Bo well, who is ii. For suae years
j.ast Sir Sandford Ims bem retired
from active pursuits. The evening ol
his .days has been passed in homer
and plenty, and few living
men had the satisfaction of looking
back upon a more uselul public carter, upon more great things accotn
plished, and few are the Canadians
i memory will be held in more
greatful memory.
THE YOUNG    SCOTCH ENGINEER.
Sir Sandford Fleming, like ni
famous     Canadian whose career  ran
irallel t. ■ his, and who waa vitally
ti.! In b s acl ■• vi n i nta, the
iate Lord Strathcoip, was bom In
Scotland. It is snd tbat his father
bad great mechanical skill, and tbat
the =on when yet a boy, showed aa
ordinary aptitude for mathematics. Leaving school at the age ol
fourteen, he was articled as a stu
dent of surveying and engineering,
and after four years' study emigrated to Canada, taking up his ■ residence in this city. It was somi
time before he had an opportunity ol
revealing his very remarkable iilts;
and in the meantime b applied himself diligently to his profMSion. But
.ven   tlnn.   when  he  h  d   all   his    life
before    him,    and when the problem
; earning     bis daily bread was     nn
ever present  one   he found time    to
■-.■ ••• t.e the general welfare ol   his
on.   He    becami     aai i i
>eith the Mechanics Institute and later on te.nl>: a leading pari  In organ
u'in? the Canadian Institute.
HIS MERITS QUICKLY DISCOVERED.
' '■"'     he nvy Me p.ld to have
■   the ci re er thai wns   to
make him famous,   Hi points
r.n engineer ..n tbe Northern rail
then Vnowi        •                B'rrcoe
'  Huron rond.   Tn thi= position he
i'i I '
s;rating his     unusual abilities   which
were quickly recognized, and his pro-!
motion  was rapid.   It was not   long
until news of his skill and conscicn-
nousness was spread abroad, aud he
had    several    oflera from other railways.   In 1S63 tbc     inhabitants    of
Red River district were anxious to establish railroad communication with
Eastern (Minada,  and apptnled to the
Uritish authorities in this connection.
They chose  Sandford Fleming  to lay
their case hefore the Colonial  Secre-;
tary,     and though  he failed  immediately in his object, the young engineer     was admitted   to have jtlBl
the confidence imposed in him.   Up I
1 is return  from  England the     Intercolonial     project     had become a live
political question, and it  waa decided that the matter sh lUld  be C< Mid-
cred    by a commission of engineers,
one appointed by Canada, one
Maritime provinces,   and  one  by   the
imperial government.
BUILDER OF INTERCOLONIAL
Canada renominated   Fleming,   the
Maritime provinces could think of no
nne so well qualified, and announced
'heir willlngn<eas to accept him,   nnd
the British government did the same,
so that he was riven the role re-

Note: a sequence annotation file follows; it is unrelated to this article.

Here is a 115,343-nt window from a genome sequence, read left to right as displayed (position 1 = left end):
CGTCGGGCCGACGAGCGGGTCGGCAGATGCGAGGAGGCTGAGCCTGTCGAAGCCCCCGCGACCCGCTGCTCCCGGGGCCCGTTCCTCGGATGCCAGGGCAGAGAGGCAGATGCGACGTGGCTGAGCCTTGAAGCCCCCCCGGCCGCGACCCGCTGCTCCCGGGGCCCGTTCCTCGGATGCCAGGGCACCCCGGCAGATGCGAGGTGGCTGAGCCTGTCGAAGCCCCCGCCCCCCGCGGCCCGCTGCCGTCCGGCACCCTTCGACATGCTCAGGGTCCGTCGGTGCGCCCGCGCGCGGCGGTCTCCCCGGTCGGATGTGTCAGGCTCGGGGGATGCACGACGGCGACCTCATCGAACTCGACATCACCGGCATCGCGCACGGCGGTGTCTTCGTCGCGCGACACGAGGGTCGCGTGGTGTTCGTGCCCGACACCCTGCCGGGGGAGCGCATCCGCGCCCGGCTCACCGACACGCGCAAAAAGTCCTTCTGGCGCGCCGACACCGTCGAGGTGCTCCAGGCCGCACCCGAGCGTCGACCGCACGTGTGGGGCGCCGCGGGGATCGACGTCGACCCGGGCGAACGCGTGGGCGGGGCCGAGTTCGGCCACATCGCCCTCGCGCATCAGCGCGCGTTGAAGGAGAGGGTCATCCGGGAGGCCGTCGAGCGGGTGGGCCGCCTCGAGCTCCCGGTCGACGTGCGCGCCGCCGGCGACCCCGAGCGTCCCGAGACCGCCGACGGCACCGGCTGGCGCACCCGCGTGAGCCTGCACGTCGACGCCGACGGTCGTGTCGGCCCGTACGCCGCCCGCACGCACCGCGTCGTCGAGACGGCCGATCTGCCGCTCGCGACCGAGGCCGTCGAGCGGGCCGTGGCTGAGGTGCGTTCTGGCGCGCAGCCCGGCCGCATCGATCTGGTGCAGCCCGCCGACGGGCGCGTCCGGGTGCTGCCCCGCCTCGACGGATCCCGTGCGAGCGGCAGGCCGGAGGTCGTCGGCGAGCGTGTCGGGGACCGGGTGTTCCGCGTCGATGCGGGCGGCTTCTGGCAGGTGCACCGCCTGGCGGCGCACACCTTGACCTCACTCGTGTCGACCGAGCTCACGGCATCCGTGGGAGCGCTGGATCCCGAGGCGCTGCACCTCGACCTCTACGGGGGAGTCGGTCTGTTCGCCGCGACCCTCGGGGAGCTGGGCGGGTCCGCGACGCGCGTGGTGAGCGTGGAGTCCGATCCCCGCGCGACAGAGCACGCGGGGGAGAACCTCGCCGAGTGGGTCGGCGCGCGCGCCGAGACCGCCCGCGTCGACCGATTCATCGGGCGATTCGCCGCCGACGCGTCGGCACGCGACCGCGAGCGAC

; jionsibility nf preparing the rrjie.tt.
After the report had heen made and
accepted 11 waa appointed snginwr-
,11-chief nf the construction, and under his eye nnd band the Intii
lal was built. When the mnstr
was it its height he was rniied upon
by the Canadian government to re-
port upon the project ol building n
mnd from Kustern Canndn across the
IMickies to Vancouver, which the government was committed to In virtue
of its agreement with British Columbia, So he turn-d to this new task,
.ne nf the greatest any engineer ever
iccompllshed, and laid out the route
'•y the Yellnwbead pass, nnd was trr-
I'.rst man  tn prove the practicability
•f the final route between the Tigers
Ragle nnd Kirking Horse passes.
1TF, PLANNED THK C.P.R.
After the surveys hnd been made,
and some sir nr ciL.ht hundred miles
nl the rond Completed, tmllMcal questions nrnse and Fleming retired frnm
the iob; hut however Important was
•be work done by his successors,  fir
landlord  Fleming wns  n1wny«  I
nhoA no lhe rent builder Of the O.P.
rt.,     for      It     WaS  he   who  solved   th*
irnhlems   wWeh   made it*- cntict-ur.
• u--    Mie  wonder  It   Is.    Much
• o laid "f i,'" Ttimerinllsm. for It wns
' " who firot  eo,|(»,.t>ote>1   n  colonial en"
'erenee,   -.pil he  w><-  "bo  the  rrl-lnn-
|   M.e   M  •,   tint   there  should   be
TWO REMARKABLE SCHOOLS
Combining the moat thorough Academic Training with the highest
Cultural Influencea, and possessing the characteristic features of the
leading British and American Residential Schools.
SHAUGHNESSY HEIGHTS, VANCOUVER, B. C.
Langara NonffiSan Braemar
Miss Margaret Ross, the talented Principal, and her eight assistant mistresses are all special-
m their resrective subject*
and most of them are Honor
graduates. Domestic Science and
Physical Culture are included in
tbe regular course.
Both  school* ari   NEW, commodi .us and thoroughly equipped.   Tbey
n   entirely separate, being about ball a mile gpart,
The L-MUilns nnsaier-ti.il School* on tho Pacific Coast